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16 May 2012

PMQs review: The battle for economic credibility rolls on

Miliband lands some blows on Cameron in a somewhat rambling PMQs.

By Samira Shackle

At the best of times, PMQs can feel like little more than a sparring match, and there was nothing to disprove that today.

It has been a bad few weeks for David Cameron, and Ed Miliband was able to land a few easy blows.
He led on growth in Europe, using the opportunity to mock Cameron for “LOL-gate”. Talking about the Prime Minister’s relationship with Francois Hollande, Miliband said:  “It’s a shame you didn’t see the French president 3 months ago when he was in the UK. I’m sure text messages and LOL will go down just as well”. It was inevitable that this embarrassing revelation from last week’s Leveson inquiry would come up and Cameron had a somewhat bizarre pre-prepared comeback aimed at Gordon Brown – “At least I know how to use a mobile phone rather than throw it at the people who work for me”. In amongst the bickering, perhaps the most significant moment was Cameron saying that the eurozone should “make up or break up”.

Phone jokes aside, Miliband went hard on cuts to frontline services – the number of police officers and nurses – while Cameron accused him of weakness and dishonesty on the economy. The Labour leader shouted statistics about cuts to the frontline, Cameron responded by stressing backroom cuts. Essentially, it was all very familiar ground, albeit with a few snappy lines. “They cut taxes for millionaires, and services for everyone else,” said Miliband. The cut to the 50p tax rate is the gift that keeps on giving for the opposition. The after-effects of George Osborne’s noxious Budget will be felt for some time yet.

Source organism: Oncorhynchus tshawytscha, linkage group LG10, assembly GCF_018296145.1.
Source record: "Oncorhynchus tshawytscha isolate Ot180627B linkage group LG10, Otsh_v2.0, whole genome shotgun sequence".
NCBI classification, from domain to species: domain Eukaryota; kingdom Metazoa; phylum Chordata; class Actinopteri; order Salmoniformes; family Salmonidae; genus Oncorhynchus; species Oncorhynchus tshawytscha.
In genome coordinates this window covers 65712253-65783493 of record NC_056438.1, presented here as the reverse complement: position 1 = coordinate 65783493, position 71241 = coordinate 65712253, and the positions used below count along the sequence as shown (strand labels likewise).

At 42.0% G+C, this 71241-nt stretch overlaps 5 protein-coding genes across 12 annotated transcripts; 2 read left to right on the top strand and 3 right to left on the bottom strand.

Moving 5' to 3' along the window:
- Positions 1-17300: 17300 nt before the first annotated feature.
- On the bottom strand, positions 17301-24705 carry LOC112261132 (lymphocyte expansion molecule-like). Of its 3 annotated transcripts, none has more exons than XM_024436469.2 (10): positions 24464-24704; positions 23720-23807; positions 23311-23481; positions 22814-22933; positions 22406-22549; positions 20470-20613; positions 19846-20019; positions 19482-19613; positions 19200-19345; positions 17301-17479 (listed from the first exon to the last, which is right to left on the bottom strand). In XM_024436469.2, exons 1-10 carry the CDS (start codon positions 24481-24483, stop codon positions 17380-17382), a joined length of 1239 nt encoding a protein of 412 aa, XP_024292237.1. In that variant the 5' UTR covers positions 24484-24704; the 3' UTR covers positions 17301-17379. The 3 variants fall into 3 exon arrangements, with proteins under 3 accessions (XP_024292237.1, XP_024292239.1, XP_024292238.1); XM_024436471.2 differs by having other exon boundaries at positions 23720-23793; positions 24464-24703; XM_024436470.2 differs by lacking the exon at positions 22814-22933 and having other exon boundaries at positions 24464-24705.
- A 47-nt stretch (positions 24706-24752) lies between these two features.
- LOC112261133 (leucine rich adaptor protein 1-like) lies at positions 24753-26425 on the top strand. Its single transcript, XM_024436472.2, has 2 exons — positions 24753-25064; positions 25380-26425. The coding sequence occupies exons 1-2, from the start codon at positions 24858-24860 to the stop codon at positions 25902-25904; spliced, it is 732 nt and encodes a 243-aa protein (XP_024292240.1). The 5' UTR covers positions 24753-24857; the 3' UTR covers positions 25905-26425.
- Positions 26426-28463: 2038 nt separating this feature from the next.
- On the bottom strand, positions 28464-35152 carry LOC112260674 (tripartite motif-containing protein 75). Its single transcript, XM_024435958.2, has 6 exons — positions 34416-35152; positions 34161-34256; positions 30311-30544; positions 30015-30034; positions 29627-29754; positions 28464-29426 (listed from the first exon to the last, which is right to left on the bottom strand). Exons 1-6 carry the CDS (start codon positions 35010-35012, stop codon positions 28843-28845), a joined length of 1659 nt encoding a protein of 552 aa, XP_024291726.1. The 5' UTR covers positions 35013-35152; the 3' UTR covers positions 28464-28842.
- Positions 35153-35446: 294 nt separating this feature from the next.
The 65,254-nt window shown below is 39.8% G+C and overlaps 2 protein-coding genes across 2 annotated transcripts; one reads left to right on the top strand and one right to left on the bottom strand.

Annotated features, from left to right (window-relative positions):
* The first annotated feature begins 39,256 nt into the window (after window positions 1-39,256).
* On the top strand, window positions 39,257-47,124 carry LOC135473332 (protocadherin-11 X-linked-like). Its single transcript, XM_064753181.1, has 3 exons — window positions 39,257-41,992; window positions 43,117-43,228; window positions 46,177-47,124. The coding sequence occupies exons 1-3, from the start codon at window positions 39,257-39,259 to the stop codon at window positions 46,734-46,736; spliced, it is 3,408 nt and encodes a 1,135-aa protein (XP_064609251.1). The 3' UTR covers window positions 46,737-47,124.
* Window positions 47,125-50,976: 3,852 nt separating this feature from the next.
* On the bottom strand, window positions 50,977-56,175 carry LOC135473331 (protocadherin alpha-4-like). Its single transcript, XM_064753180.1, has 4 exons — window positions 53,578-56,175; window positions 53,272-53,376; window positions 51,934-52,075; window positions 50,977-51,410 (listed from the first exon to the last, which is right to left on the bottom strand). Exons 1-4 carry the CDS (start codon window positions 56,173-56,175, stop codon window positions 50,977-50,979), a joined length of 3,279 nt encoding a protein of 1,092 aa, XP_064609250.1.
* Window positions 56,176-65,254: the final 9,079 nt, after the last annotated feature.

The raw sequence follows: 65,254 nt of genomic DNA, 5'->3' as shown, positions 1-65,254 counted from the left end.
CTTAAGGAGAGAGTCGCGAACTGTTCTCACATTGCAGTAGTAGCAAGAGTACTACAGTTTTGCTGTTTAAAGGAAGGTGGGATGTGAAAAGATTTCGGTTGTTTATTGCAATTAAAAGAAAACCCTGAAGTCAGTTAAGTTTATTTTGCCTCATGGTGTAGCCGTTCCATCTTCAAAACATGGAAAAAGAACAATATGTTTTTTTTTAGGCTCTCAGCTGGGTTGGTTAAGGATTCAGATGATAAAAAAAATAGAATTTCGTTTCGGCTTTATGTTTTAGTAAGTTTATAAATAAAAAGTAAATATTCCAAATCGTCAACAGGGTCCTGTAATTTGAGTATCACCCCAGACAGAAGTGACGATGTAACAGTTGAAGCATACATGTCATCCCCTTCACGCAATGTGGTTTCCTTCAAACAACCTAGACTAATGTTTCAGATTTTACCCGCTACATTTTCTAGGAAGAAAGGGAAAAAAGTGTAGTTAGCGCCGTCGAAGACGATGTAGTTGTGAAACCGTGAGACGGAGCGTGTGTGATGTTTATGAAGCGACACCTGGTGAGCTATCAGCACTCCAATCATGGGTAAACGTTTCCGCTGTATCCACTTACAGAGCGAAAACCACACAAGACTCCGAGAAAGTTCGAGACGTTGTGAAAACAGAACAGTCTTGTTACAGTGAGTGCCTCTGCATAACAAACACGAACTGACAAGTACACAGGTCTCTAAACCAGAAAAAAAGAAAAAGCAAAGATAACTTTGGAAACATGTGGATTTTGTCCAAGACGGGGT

The polls this week have indicated that the public may be beginning to lose faith in the government’s handling of the economy, and Miliband capitalised on this. Perhaps his strongest line today was: “We’re in double dip recession, a recession made in Downing Street, made by the two of them”. If he can tackle the Tory narrative that they are simply clearing up the mess left for them by Labour – which is less convincing as time passes – he will go a significant way towards improving his party’s chances at the next election.

Cameron drew applause from his benches – and outrage on Twitter – when he implied that being left-wing was a problem in and of itself (“Is he weak or left-wing? The problem is, he’s both”).  Despite mocking his predecessor’s rage, Cameron’s temper was on show (“I’m very calm,” he joked at one point). Miliband highlighted this in a slightly forced – yet close to the bone – joke: “I know he’s going to have intensive training before he goes before Leveson. I think that should involve anger management”.

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All in all, a marginal win for Miliband, but a rather inconclusive and unedifying contest all round.